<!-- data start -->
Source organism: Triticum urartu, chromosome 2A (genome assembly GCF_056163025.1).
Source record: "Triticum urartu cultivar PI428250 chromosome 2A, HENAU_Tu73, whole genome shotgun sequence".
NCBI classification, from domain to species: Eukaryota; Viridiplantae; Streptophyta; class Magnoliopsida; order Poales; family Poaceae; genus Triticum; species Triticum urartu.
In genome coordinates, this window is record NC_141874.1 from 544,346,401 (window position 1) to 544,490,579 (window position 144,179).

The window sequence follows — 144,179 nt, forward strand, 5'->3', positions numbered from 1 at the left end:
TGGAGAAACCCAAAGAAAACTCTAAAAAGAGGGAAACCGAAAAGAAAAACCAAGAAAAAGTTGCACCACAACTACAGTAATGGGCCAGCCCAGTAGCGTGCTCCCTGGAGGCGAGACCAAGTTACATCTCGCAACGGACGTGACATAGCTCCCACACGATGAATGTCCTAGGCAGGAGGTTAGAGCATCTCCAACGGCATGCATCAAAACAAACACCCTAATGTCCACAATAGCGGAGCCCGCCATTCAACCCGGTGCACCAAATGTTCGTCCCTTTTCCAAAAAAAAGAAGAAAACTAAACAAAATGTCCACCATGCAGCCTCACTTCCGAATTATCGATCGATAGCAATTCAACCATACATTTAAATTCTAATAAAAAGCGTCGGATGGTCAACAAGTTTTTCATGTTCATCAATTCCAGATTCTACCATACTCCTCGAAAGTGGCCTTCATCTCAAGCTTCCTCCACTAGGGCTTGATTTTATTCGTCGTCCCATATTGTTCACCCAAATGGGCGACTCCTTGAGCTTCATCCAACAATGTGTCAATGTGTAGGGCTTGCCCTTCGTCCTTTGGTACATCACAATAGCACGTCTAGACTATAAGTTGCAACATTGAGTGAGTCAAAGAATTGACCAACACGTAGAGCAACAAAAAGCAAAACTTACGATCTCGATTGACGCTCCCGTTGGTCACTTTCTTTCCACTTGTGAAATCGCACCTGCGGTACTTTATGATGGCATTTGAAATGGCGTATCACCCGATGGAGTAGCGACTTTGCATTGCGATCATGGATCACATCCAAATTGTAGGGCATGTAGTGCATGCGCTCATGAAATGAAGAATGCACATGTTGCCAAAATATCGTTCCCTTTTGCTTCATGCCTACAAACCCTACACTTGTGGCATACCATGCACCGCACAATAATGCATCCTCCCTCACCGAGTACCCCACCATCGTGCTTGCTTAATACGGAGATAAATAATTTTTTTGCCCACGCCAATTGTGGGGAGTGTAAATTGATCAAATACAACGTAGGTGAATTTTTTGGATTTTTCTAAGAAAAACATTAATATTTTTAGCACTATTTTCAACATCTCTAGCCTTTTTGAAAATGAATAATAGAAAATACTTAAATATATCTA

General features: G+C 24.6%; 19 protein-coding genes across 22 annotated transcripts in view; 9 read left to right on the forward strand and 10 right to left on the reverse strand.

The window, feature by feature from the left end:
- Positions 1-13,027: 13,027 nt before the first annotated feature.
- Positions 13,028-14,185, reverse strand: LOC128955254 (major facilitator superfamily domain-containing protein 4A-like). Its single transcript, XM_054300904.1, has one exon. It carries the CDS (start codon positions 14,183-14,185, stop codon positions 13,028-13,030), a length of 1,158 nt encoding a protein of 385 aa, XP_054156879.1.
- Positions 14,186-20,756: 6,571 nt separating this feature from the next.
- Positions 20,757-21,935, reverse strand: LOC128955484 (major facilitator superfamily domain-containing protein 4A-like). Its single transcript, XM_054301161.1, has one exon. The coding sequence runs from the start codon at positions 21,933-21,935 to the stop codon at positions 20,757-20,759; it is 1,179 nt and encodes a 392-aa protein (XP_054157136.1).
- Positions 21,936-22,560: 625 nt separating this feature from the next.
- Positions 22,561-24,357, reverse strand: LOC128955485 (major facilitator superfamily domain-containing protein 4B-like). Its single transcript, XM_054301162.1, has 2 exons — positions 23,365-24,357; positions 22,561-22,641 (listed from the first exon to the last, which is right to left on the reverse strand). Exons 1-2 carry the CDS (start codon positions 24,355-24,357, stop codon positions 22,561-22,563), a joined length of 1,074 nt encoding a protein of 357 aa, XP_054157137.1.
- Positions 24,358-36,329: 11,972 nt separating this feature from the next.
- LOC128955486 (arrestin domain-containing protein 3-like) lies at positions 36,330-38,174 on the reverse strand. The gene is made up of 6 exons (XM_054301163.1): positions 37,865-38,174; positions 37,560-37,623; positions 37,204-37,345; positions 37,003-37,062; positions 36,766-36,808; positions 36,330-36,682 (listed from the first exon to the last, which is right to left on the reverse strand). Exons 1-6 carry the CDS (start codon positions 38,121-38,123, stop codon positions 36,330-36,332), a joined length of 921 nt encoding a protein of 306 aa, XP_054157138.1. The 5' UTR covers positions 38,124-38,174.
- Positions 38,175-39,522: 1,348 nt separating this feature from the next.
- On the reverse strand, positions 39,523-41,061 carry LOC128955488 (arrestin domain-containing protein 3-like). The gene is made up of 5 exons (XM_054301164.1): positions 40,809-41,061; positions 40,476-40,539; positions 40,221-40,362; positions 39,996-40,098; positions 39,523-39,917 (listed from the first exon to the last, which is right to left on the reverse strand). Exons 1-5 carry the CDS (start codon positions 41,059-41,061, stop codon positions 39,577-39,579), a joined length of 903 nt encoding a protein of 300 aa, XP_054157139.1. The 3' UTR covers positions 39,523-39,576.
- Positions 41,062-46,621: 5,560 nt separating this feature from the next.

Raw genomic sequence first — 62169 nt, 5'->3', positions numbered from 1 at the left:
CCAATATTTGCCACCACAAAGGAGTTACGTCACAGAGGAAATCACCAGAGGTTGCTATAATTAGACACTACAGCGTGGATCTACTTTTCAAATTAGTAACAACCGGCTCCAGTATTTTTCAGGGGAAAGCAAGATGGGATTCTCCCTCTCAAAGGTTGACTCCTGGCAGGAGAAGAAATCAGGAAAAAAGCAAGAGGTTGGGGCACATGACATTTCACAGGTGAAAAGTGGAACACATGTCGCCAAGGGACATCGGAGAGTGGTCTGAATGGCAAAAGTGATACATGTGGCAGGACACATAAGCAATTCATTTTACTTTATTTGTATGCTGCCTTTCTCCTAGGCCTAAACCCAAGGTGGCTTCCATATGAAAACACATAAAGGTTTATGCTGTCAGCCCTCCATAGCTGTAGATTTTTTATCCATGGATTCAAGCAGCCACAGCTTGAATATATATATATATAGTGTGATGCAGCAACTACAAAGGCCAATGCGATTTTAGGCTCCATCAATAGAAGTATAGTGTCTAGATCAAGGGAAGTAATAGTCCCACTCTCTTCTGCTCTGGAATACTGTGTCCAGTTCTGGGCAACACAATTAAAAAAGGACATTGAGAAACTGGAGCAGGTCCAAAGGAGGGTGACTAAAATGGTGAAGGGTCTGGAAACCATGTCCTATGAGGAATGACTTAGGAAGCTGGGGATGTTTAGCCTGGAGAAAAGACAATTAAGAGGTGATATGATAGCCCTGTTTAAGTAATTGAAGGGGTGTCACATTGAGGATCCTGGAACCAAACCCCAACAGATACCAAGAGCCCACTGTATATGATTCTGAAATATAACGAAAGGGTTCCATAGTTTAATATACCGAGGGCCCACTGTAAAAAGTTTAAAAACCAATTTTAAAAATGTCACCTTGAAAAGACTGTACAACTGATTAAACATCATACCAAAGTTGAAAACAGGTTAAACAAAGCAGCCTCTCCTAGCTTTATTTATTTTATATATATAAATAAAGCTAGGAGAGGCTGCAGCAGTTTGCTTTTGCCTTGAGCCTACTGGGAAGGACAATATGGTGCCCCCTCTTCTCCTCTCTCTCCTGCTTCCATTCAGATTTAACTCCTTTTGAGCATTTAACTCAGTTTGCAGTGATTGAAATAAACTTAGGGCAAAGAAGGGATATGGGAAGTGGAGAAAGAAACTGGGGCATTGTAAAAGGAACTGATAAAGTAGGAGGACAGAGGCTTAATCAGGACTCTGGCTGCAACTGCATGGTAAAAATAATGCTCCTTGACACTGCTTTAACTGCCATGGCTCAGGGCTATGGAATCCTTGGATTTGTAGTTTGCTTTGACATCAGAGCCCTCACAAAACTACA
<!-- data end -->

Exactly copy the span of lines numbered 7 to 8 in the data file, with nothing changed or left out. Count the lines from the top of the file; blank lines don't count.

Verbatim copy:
General features: G+C 24.6%; 19 protein-coding genes across 22 annotated transcripts in view; 9 read left to right on the forward strand and 10 right to left on the reverse strand.

The window, feature by feature from the left end: